, Volume 16, Issue 4, pp 451-464

Prioritizing ecological and human welfare risks from environmental stresses

Abstract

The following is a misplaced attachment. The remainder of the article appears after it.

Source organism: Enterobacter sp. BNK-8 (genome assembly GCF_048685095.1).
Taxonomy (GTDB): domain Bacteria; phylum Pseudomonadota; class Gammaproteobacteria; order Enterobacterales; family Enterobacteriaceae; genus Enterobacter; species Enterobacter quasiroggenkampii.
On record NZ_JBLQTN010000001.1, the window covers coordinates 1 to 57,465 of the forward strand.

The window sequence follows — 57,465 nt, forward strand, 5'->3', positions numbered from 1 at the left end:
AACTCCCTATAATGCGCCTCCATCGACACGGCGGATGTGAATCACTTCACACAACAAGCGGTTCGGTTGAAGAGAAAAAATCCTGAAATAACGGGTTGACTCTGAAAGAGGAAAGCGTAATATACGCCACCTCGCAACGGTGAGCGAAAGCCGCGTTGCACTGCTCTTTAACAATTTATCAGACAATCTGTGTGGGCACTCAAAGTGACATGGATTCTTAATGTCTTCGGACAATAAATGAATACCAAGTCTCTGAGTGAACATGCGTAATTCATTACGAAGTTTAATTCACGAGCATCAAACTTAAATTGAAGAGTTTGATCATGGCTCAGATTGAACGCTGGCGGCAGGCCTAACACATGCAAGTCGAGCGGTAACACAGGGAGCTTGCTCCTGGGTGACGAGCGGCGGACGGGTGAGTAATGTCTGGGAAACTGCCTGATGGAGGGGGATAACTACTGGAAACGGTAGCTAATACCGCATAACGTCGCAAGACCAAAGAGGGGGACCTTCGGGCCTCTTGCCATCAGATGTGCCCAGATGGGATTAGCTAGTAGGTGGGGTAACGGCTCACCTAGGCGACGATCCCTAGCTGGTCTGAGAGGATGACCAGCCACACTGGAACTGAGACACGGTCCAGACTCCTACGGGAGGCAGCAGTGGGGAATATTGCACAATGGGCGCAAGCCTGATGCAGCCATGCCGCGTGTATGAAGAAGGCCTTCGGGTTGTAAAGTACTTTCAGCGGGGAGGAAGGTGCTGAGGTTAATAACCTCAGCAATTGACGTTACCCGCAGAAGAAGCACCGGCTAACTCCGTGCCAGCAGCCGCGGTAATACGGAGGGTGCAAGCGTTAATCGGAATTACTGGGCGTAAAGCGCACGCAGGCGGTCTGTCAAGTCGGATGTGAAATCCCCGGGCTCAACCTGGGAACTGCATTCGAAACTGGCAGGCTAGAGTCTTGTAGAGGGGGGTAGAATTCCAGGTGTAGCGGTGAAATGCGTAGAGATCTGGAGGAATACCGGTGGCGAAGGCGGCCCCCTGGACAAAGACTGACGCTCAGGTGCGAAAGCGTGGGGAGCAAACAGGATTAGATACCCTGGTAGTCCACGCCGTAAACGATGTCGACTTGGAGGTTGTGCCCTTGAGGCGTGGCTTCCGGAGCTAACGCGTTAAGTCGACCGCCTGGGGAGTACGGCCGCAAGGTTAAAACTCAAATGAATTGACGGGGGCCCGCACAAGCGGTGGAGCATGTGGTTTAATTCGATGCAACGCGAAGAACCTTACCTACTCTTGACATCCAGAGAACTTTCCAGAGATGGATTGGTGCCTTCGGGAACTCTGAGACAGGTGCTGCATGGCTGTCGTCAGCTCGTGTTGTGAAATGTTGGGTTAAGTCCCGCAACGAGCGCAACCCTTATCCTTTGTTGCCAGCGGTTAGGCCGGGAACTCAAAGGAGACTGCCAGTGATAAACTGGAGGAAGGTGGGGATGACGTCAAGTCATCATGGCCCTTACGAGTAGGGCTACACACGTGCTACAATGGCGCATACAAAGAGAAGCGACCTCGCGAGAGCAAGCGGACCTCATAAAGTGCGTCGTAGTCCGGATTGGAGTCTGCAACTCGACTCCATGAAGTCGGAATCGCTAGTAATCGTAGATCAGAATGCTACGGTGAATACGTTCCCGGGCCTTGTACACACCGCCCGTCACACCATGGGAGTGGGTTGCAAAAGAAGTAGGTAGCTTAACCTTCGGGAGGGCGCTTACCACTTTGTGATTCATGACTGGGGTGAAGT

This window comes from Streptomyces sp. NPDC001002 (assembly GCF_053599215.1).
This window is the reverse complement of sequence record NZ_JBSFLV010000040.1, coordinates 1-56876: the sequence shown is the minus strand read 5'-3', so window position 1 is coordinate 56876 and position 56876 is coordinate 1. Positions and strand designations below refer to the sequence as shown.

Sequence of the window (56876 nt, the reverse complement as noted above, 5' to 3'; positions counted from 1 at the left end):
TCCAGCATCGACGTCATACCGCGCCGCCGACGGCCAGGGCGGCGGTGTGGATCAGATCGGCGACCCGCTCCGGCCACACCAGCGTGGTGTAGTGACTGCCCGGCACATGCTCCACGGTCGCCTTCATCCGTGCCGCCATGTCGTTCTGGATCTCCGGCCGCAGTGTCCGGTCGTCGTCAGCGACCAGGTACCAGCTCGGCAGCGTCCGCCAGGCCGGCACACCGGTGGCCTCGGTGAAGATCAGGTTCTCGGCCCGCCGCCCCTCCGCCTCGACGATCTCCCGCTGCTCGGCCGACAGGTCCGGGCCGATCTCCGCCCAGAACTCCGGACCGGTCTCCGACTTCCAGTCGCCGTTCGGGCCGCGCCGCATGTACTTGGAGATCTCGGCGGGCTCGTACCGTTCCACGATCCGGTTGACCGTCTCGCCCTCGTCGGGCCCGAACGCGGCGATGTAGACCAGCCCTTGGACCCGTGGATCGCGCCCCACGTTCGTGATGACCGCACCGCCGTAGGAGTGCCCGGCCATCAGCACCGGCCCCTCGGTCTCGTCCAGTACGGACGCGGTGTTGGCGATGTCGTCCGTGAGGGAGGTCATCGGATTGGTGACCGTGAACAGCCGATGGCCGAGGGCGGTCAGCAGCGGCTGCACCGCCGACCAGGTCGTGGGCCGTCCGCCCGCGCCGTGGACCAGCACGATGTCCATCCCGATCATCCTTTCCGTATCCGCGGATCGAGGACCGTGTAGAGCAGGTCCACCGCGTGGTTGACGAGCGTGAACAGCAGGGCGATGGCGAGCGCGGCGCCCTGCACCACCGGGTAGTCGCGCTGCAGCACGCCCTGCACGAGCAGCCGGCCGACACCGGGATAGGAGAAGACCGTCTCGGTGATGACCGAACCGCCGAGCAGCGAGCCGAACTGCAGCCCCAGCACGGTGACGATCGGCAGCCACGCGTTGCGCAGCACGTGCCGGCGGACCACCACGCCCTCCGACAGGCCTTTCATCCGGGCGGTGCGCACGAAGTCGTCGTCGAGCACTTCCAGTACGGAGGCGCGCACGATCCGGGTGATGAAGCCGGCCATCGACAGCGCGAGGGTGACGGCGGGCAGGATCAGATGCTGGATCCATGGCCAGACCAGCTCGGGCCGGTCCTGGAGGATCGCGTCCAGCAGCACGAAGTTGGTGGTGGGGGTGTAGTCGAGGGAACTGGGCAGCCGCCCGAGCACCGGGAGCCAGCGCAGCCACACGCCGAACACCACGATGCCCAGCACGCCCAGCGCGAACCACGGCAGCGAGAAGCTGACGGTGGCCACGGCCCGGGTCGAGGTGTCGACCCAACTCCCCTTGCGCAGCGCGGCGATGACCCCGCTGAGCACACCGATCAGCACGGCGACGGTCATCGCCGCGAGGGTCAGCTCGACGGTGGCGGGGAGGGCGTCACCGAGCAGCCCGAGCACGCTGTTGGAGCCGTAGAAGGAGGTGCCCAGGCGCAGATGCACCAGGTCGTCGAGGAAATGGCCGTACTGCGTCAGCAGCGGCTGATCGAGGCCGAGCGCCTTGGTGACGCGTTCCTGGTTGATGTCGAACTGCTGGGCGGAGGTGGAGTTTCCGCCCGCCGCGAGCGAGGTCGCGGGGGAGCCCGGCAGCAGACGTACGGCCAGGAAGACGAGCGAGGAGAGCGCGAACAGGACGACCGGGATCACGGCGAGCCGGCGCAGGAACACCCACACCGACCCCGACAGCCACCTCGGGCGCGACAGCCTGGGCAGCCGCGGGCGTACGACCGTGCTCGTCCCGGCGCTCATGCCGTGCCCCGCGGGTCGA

The ecological systems of Earth are subjected to a wide array of environmental stresses resulting from human activities. The development of appropriate environmental protection and management policies and the appropriate allocation of resources across environmental stresses require a systematic evaluation of relative risks. The data and methodologies for comprehensive ecological risk assessment do not exist, yet we do have considerable understanding of econological stress-response relationships. A methodology is presented to utilize present knowledge for assignment of relative risks to ecological systems and human welfare from anthropogenic stresses. The resultant priorities, developed for the US Environmental Protection Agency's (EPA) relative risk reduction project, highlight global climate change, habitat alteration, stratospheric ozone depletion, and species depletion as the highest environmental risks, significantly diverging from the present emphasis by EPA and the public on toxic chemical issues. Enhanced attention to ecological issues by EPA and development of ecological risk assessment methodologies that value ecological and economic issues equitably are key recommendations.